When fires broke out across Northern California, my station, KRCB/North Bay Public Media – which serves the area hit hardest by the worst fires in California history – responded immediately. Its critical mission: how best to get essential public safety coverage to the region.
To expand its reach to affected communities beyond North Bay Public Media’s typical broadcasting range and ensure that all Santa Rosa and San Francisco community members were able to receive essential emergency coverage, my station, North Bay Public Media, invited our neighboring public radio stations, KZYX, KQED and KALW, to share studio space and stories. While these stations independently did an outstanding job providing crucial information to their listeners, the partnership helped all the stations extend their reach during the fires.
On the first day of the fire, our reporter Tiffany Camhi filed stories for both KQED and North Bay Public Media. KRCB turned Tiffany’s report into a television spot, which greatly increased the potential audience for her story. While our radio signal is limited to our immediate area, our TV broadcast reaches the entire Bay Area.
Several times during the fire, KQED’s California Report and KALW’s Your Call broadcast their programs from North Bay Public Media studios to add to the immediacy of their coverage. In several cases, anchors or reporters from those stations also spoke to KRCB’s audience about their experiences. I returned the favor, and appeared as a guest on KQED’s Forum Friday, to add a local perspective to their reporting.
During a crisis, public radio and television stations provide Americans with timely, critical information that saves lives. However, as local nonprofits that are managed and staffed by community members, public media stations take this task personally. In fact, between checking on his dad and his home during the middle of the day, North Bay Public Media radio host Mark Prell was in-studio providing information about evacuations, curfews, fire containment, shelters and the recovery process for his community.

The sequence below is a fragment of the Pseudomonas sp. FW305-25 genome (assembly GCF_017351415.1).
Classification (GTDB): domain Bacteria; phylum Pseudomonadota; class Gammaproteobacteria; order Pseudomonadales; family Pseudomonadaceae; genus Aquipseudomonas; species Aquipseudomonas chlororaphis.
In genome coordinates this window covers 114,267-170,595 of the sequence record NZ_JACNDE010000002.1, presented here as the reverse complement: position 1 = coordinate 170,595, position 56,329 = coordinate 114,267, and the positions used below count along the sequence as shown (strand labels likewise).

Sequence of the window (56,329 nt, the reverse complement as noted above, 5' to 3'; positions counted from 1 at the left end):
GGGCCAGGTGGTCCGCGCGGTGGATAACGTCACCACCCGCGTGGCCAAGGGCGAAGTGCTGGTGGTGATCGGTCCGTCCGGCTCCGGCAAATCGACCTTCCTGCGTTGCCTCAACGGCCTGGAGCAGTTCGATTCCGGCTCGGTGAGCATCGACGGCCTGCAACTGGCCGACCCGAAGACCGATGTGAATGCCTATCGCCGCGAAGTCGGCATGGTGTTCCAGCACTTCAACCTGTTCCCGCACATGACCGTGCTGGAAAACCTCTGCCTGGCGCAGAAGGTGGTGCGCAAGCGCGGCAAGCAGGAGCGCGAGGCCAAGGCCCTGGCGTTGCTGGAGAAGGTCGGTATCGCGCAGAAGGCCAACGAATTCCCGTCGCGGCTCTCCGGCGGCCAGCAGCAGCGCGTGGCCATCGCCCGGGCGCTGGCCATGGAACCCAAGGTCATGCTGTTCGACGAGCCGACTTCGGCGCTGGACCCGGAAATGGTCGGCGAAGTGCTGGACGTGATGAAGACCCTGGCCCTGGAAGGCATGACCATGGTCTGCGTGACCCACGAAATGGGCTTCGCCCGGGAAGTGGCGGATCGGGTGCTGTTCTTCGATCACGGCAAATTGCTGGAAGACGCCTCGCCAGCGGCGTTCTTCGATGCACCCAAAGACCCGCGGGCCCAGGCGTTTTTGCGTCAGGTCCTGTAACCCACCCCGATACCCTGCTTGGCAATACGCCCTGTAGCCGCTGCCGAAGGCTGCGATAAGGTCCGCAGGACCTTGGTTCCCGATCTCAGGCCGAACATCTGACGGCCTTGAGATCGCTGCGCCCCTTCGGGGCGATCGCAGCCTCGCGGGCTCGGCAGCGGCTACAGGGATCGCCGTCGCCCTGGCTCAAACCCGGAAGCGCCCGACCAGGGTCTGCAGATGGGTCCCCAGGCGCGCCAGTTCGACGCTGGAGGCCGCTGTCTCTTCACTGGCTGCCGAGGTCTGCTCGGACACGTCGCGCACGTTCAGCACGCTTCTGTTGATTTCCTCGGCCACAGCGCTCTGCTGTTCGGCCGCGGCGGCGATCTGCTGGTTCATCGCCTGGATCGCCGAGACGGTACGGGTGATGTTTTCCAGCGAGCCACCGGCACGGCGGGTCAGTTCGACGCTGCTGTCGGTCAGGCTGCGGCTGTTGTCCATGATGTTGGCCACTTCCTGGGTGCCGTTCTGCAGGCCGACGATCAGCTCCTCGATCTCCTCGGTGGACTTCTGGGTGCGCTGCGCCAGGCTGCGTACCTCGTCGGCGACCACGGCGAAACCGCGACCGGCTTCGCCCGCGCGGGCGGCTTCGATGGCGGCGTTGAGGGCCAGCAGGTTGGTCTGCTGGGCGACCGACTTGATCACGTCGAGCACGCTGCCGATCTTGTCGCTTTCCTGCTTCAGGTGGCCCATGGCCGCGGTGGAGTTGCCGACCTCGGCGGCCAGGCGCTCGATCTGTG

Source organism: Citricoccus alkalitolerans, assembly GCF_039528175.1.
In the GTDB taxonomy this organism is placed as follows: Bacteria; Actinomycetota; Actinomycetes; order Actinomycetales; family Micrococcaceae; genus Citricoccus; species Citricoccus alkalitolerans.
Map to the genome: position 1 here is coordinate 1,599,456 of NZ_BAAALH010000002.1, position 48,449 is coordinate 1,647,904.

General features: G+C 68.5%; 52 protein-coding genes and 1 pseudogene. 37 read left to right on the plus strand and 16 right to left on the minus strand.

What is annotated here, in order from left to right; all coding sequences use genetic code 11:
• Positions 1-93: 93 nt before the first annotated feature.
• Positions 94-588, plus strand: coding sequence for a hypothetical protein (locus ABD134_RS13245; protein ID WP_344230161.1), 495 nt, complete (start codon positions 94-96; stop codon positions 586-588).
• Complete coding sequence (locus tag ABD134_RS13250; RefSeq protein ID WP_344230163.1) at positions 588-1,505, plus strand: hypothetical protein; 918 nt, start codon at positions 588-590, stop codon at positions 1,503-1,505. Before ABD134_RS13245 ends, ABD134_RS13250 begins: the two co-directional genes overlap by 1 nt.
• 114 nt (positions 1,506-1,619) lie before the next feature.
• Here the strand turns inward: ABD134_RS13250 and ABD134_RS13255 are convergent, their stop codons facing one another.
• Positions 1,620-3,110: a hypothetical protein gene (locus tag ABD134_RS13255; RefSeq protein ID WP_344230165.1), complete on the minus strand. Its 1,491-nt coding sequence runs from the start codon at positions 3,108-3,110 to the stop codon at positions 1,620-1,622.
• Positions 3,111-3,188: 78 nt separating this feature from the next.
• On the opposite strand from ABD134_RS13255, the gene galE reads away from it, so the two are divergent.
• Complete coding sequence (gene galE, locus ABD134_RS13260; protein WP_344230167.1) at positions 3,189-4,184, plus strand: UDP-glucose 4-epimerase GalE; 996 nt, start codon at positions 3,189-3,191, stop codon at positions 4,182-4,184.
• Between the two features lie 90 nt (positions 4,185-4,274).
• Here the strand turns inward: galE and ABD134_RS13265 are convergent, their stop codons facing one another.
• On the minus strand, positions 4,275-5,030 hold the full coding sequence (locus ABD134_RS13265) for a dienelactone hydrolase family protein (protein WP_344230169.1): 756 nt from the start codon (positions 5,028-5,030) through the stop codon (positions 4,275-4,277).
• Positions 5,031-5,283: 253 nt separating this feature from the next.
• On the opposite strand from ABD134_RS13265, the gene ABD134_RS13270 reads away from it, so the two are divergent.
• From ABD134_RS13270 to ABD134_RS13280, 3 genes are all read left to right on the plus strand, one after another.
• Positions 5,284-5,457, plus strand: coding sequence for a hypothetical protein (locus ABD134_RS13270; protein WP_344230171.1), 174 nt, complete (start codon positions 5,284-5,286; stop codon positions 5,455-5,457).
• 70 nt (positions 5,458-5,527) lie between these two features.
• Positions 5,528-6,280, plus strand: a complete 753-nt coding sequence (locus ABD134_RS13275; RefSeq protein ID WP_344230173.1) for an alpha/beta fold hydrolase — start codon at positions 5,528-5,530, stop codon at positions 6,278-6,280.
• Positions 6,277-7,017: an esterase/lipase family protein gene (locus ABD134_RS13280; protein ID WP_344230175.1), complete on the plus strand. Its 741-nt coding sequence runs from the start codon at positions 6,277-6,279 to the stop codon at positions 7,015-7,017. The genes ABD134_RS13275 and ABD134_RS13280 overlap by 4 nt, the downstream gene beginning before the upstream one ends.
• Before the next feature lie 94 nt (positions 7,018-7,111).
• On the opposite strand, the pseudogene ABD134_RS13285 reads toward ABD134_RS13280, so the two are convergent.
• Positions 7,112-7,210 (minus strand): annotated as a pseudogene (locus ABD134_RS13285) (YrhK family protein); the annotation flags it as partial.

Recovery & Continued Collaboration
The coverage of the fires has inspired local public media stations in the area to bring together coverage across radio, TV, the web and social media for seamless reporting during the recovery in Santa Rosa and surrounding communities.
Our station, KQED, KALW, Mendocino County Public Radio, and Capital Public Radio are banding together, talking with organizations like the Association of Independents in Radio, the National Federation of Community Broadcasters and the Corporation for Public Broadcasting to see if funding can be made available to provide continued coverage of the recovery and to ensure that the stations are prepared for future disasters.
This is just one more example of how locally licensed and locally managed public radio stations provide critically important public emergency information to their communities.
Steve Mencher is news director of North Bay Public Media, in Sonoma County Calif., where he joined the staff in June. Previously, he was the lead producer for Beyond Belief, the Localore: Finding America project at KCPT in Kansas City, Mo., where his television documentary Beyond Belief was nominated for an Emmy.